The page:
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2015-16 Holocaust Living History Workshop Series Highlights “Holocaust Journeys”


  • Nikki Kolupailo

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  • Nikki Kolupailo

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Image: 'Jews boarding a deportation train at Westerbork transit camp in the Netherlands.'

“Jews boarding a deportation train at Westerbork transit camp in the Netherlands.”

The 2015-16 Holocaust Living History Workshop (HLHW) series continues this January with six compelling authors, films, and other events highlighting the diverse “Holocaust Journeys” of survivors and others recounting their personal stories. Co-sponsored by the University of California, San Diego Library and the UC San Diego Jewish Studies Program, the HLHW lecture series invites local Holocaust survivors, witnesses, relatives, and scholars to share their personal stories and memories with students and interested members of the public. The goal of the program is to broaden understanding of the past, foster tolerance, and preserve the memory of victims and survivors of the Holocaust.

All events are free and open to the public, and are held on Wednesdays on the UC San Diego campus in Geisel Library’s Seuss Room from 5 to 7 p.m., with some exceptions (as noted below).

January 13–2Think Only of Today: A Documentary Film about the Life of Holocaust Survivor, Max Garcia (With Alberto Lau and Robert Schneider)

Think Only of Today traces the life of Max Garcia from his childhood in Amsterdam, through the Holocaust, and finally to his immigration and life in the United States. Born in 1924, Max was interned in Westerbork before being deported to Auschwitz and later Mauthausen. The documentary, which follows Max’s ordeal through war and incarceration, also explores the effect of the Holocaust on succeeding generations. Interviews with Max’s children and grandchildren reveal the different ways individuals from each generation have grappled with the burden of such a searing experience.

February 10–Exile in Ecuador (With Moselio Schaechter)

Moselio Schaechter spent his childhood in Mussolini’s Italy. Thanks to a transit visa for Portugal and the United States, the Schaechters made it to Quito, Ecuador in January 1941. Over the next nine years, Moselio struggled to accommodate his Jewish identity with a nascent South American self. In this talk he shares memories of his youth, his experience in the Ecuadorian Jewish refugee community, his life in the U.S., and his subsequent visit to his old "home." Schaechter is a distinguished professor emeritus at Tufts University and an adjunct professor in microbiology at SDSU and UC San Diego.

Image: 'Works by German-Jewish artist Charlotte Salomon who died at Auschwitz in 1943.'

“Works by German-Jewish artist Charlotte Salomon who died at Auschwitz in 1943.”

March 2—Charlotte Salomon’s Interventions (With Darcy C. Buerkle)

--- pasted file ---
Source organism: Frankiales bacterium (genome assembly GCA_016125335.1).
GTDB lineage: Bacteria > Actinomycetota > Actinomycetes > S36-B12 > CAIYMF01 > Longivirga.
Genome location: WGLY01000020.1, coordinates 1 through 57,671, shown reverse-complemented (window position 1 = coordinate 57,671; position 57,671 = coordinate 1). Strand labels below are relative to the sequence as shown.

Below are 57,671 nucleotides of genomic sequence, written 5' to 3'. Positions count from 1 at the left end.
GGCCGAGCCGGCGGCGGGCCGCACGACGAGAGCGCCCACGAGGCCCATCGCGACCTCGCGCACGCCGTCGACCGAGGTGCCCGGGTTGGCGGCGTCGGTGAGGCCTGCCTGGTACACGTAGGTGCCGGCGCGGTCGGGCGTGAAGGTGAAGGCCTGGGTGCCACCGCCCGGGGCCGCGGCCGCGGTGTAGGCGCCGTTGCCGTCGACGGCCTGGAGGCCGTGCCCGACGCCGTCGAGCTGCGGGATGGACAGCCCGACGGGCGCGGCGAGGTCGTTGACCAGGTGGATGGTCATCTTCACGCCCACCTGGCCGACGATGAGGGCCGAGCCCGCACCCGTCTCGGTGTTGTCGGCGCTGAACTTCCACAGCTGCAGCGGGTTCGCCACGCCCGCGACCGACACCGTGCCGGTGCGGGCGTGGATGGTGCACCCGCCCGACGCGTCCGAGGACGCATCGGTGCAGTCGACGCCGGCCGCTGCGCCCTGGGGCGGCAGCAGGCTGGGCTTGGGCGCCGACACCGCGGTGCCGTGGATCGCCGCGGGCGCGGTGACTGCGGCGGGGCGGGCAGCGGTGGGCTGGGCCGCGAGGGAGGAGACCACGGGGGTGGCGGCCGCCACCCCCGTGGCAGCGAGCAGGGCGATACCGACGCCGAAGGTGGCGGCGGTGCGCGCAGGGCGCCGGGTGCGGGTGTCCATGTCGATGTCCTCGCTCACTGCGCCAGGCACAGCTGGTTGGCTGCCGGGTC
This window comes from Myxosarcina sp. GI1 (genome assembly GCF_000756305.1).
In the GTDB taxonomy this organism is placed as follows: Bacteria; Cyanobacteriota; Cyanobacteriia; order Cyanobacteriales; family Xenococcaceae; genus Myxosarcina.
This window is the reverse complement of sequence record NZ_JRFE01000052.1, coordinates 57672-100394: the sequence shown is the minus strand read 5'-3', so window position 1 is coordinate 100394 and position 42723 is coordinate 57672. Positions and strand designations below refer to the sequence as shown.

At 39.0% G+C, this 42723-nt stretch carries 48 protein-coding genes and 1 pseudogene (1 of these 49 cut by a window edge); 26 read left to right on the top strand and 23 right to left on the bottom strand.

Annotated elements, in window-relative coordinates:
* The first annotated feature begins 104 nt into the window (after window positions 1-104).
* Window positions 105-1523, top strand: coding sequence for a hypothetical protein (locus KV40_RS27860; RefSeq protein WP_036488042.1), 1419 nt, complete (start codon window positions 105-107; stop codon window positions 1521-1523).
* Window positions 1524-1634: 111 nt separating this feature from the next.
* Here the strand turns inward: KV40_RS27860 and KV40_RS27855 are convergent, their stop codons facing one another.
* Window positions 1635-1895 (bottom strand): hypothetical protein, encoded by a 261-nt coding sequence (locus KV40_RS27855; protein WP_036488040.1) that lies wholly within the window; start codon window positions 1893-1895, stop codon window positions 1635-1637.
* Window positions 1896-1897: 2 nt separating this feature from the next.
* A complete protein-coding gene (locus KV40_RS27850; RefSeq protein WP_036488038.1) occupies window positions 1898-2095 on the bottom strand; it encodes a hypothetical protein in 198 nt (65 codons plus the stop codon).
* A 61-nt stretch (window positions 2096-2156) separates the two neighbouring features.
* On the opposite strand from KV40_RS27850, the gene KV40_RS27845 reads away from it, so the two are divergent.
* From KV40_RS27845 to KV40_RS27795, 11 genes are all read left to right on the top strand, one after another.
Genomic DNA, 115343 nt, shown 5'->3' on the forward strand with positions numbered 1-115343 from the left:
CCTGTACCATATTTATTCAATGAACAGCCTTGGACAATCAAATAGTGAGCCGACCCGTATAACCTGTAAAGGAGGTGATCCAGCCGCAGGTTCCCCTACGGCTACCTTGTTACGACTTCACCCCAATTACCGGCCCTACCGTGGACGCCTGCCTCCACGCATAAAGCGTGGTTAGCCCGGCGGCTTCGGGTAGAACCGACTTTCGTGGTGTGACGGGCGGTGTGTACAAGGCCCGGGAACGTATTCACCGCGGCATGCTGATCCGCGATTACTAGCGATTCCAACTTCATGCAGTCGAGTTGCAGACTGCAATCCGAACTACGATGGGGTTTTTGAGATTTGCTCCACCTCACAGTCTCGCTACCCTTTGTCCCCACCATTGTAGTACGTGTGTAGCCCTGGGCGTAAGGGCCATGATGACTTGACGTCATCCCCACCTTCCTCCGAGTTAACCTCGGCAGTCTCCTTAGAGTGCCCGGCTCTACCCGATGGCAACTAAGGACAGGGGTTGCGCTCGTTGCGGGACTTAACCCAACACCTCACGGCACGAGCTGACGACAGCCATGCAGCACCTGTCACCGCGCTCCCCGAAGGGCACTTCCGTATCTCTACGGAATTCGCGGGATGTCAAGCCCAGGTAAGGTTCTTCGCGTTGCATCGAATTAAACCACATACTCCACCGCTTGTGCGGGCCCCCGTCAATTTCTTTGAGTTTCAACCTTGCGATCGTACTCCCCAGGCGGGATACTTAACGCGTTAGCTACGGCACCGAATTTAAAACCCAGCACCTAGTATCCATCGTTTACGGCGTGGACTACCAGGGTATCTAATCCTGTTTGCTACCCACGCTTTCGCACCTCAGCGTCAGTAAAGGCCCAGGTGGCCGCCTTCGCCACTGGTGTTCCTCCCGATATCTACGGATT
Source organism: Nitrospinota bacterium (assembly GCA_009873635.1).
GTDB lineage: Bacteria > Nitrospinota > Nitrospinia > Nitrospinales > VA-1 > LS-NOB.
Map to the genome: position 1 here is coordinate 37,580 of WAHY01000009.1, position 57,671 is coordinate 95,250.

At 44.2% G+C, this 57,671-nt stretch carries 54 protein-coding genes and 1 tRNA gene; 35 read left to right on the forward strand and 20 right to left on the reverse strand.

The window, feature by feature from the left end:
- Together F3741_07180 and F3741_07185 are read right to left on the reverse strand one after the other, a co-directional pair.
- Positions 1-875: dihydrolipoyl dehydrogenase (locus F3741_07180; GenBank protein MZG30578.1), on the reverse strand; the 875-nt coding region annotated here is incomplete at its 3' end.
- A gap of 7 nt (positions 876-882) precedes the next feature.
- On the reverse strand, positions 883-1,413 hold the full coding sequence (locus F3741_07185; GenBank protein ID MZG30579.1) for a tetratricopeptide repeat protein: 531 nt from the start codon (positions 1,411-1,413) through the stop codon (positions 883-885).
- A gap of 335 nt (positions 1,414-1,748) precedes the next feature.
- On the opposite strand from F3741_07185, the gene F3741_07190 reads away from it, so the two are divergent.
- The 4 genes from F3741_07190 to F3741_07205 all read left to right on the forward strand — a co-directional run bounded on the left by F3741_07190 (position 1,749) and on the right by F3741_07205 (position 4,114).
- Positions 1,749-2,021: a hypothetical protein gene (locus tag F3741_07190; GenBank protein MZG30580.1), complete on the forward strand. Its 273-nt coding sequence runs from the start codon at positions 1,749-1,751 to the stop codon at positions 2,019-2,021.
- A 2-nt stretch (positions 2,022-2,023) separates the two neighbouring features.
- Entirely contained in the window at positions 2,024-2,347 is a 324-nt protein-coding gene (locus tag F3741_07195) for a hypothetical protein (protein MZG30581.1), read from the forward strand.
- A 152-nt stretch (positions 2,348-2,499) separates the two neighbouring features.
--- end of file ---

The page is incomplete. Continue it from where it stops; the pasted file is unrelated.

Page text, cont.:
Sponsored by Daniel and Phyllis Epstein
Historian Darcy C. Buerkle discusses her recent book, Nothing Happened: Charlotte Salomon and an Archive of Suicide, which examines the life of writer and artist Charlotte Salomon. Born into a highly cultivated Jewish family in Berlin, Salomon was deported to Auschwitz and murdered at the age of 26. In her final work Life? or Theatre?, which consists of 769 autobiographical gouache paintings, she envisioned the circumstances surrounding the eight suicides in her family, all but one of them women. Buerkle is an associate professor of history at Smith College.

April 13–Serenade: A Memoir of Music and Love from Vienna and Prague to Los Angeles (With Carol Jean Delmar)

Serenade is Carol Jean Delmar's tribute to her parents' life, love, and suffering. Her father, Franz Jung, was a budding opera singer in prewar Vienna when his dreams were halted by Hitler's annexation of Austria. Franz and his wife Franziska fled Vienna with help from the HIAS (Hebrew Immigration Aid Society). Sadly, after reaching safety he lost his voice, which forced him to abandon his career. In this presentation, Delmar, a Los Angeles-based opera and theatre critic, recreates her parents' story from Vienna to Hollywood and traces her own journey in the footsteps of their experience.

May 4–Chava Rosenfarb's The Tree of Life: An Epic about Life in the Lodz Ghetto (With Goldie Morgentaler)

Sponsored by Laurayne Ratner
Goldie Morgentaler, a professor of English literature at the University of Lethbridge, discusses the work and life of her mother, Chava Rosenfarb, one of the greatest Yiddish writers of the mid-20th century. Born in Lodz, Poland in 1923, Chava began writing poetry in the ghetto. After barely surviving internments in Auschwitz and Bergen-Belsen, she was homeless and stateless for several years before immigrating to Canada, where she married the abortion rights activist and physician Heniek (Henry) Morgentaler.

June 1–Tom Segev: Living with the Holocaust

Sponsored by William and Michelle Lerach / Jeffrey and Marcy Krinsk
Historian, author, and journalist Tom Segev brings an unflinching look at Israel's history and tortured attempts to come to terms with the Holocaust. Born in in Jerusalem to parents who had fled Nazi Germany, Segev is a leading figure among the so-called New Historians, who has challenged many of the country's traditional narratives or "founding myths." His books include The Seventh Million: the Israelis and the Holocaust (2000); One Palestine Complete: Jews and Arabs under the British Mandate (2000); 1967: Israel, the War, and the Year That Transformed the Middle East (2006); and Simon Wiesenthal: The Life and Legends(2010). This event will be held in the Calit2 Auditorium at 5:00 p.m.

For more information about UC San Diego's Holocaust Living History Workshop, contact Susanne Hillman at or 858-534-7661. More information can also be found here.

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